I love when men are confident enough to be humble. I love men who are kind and good. Many men are of course. Yet growing up in a household of six women, I didn’t know a lot of them. 

My Dad was the guy who rode me on his back in the pool, brought home chocolate footballs from Rip’s Cigarettes, and held me when my kitten John died in a shoebox, yet I didn’t know really  know him when I was young. Now, looking back at photos of a 30-year-old with five little girls surrounding him, I see the man. Doing the best he could to provide for and protect us.  Imperfectly, he freely admitted, yet trying.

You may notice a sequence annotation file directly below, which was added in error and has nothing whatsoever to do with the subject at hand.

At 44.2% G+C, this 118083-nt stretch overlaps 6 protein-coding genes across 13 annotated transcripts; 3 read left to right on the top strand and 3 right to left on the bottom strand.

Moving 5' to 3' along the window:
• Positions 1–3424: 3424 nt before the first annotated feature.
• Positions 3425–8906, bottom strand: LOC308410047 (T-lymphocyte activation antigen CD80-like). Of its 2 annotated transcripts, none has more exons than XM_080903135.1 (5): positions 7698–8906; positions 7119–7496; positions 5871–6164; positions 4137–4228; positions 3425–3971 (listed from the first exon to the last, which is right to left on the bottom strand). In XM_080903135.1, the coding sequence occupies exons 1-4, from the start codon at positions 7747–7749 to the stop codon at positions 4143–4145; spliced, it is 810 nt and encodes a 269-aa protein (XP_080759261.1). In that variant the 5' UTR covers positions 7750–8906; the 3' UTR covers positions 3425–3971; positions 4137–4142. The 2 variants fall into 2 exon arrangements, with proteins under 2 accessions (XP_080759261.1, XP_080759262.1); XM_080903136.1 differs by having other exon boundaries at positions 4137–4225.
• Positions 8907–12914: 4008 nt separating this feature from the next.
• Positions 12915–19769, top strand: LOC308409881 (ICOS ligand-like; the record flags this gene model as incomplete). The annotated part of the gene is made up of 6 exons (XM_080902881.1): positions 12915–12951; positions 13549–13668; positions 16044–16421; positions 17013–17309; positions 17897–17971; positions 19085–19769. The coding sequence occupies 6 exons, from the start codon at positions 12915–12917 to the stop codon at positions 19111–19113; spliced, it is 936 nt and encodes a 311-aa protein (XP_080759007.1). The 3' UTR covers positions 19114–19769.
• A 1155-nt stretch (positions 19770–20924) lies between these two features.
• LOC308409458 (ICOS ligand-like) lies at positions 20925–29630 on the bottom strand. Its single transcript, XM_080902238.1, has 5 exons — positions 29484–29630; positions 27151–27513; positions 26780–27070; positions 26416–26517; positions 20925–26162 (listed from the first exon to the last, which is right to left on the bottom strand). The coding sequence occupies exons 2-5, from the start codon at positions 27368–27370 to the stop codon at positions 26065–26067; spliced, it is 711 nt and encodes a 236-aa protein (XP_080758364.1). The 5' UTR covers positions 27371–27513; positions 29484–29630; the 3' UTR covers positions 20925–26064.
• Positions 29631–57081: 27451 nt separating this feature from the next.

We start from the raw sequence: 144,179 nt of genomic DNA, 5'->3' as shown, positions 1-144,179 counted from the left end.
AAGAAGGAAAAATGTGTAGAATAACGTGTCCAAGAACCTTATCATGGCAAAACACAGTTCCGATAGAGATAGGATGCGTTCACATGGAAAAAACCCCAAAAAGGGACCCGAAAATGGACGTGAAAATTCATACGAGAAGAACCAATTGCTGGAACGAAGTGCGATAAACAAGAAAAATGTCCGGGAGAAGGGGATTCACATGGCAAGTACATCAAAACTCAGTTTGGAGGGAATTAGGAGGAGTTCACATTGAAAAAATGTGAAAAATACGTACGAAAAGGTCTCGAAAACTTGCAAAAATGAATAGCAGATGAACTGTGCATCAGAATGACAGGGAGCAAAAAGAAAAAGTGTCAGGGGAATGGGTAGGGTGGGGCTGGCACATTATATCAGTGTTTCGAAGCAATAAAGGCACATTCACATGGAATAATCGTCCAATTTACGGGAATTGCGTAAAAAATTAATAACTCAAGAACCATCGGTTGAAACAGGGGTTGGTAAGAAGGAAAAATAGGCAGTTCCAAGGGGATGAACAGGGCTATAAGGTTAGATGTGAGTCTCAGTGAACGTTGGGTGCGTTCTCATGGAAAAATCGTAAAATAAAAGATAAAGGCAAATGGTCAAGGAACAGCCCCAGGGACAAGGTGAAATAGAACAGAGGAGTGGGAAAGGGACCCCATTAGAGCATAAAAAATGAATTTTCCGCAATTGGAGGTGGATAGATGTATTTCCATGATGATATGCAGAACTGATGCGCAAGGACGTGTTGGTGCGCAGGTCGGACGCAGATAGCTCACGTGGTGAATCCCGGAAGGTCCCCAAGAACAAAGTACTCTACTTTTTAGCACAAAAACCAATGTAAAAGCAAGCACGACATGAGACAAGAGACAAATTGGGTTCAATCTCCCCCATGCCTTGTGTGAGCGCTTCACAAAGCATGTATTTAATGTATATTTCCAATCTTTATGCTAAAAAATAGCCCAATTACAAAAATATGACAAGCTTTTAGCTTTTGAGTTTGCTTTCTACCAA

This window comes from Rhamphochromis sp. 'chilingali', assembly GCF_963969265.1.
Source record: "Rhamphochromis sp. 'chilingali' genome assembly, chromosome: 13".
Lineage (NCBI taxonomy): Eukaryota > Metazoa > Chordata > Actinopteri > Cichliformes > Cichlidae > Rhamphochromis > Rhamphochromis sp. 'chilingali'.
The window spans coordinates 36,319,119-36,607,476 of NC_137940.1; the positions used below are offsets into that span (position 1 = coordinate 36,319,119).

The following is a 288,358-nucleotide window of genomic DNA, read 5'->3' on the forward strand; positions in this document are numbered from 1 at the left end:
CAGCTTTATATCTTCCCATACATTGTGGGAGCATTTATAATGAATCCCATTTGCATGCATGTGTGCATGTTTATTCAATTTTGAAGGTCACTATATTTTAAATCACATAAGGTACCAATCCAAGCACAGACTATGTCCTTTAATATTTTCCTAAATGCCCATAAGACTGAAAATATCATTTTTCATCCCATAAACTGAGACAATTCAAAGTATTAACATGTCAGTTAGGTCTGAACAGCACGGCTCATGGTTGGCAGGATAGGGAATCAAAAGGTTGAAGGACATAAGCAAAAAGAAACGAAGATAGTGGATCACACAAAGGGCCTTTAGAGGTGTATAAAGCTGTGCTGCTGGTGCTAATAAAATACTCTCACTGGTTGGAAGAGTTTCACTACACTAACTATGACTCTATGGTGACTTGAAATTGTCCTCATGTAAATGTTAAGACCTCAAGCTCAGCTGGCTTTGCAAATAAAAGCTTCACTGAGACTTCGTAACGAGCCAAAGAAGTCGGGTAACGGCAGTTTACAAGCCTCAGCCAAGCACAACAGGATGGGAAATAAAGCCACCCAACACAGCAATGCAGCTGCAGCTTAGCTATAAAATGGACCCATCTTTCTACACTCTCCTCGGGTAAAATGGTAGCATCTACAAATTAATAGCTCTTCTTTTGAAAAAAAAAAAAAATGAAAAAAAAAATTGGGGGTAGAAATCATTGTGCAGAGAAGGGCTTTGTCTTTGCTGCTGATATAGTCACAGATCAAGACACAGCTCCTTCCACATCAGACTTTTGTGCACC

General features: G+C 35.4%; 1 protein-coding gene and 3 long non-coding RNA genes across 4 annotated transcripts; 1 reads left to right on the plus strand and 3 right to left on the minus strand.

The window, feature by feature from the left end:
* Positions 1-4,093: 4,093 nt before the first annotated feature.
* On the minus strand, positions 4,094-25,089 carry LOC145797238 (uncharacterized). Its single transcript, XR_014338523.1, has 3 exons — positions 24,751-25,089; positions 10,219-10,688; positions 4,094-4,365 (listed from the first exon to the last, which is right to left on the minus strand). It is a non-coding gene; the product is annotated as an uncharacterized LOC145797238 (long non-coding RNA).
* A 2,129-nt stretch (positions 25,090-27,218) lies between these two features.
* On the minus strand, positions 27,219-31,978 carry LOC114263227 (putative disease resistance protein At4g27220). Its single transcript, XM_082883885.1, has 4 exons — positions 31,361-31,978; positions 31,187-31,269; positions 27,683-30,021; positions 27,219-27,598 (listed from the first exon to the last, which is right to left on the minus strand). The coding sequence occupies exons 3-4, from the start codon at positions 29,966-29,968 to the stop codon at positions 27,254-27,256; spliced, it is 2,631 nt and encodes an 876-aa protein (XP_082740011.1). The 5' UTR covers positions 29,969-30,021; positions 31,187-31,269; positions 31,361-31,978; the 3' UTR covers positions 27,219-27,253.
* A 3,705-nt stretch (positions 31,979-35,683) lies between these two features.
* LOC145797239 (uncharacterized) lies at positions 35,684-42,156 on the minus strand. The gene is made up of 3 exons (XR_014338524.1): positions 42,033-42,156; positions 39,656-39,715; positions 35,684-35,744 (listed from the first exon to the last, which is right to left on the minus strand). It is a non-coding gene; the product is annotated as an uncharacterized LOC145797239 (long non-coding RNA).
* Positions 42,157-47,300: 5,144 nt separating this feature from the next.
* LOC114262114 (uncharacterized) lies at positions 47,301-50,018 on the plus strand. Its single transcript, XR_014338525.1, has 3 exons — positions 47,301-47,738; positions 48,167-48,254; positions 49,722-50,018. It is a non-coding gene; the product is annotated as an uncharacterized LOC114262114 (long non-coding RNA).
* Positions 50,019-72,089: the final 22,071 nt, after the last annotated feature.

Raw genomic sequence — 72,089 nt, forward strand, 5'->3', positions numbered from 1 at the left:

I came to know and respect my Dad’s humility, his goodness, the love behind his anger, his effort to do the right thing, and to right what had gone wrong.
I’ve spent a lot of time “learning” about men. Books. Classes. Dinners with girlfriends. What I’ve really absorbed though has come through my brothers-in-law, my friends’ husbands, a fair boss, an octogenarian mentor, a funny colleague, and …. a special few.
The few who are committed, honorable, humble and real, and whose paths, I’m grateful, have crossed mine. I look at men with more admiration and wonder now.  Nothing melts my heart more than a man speaking from his.
I facilitate workshops and coach the Women’s Circle so that we may feel ourselves as women, fully.  I’m inspired by the men in my life to explore even more what that means.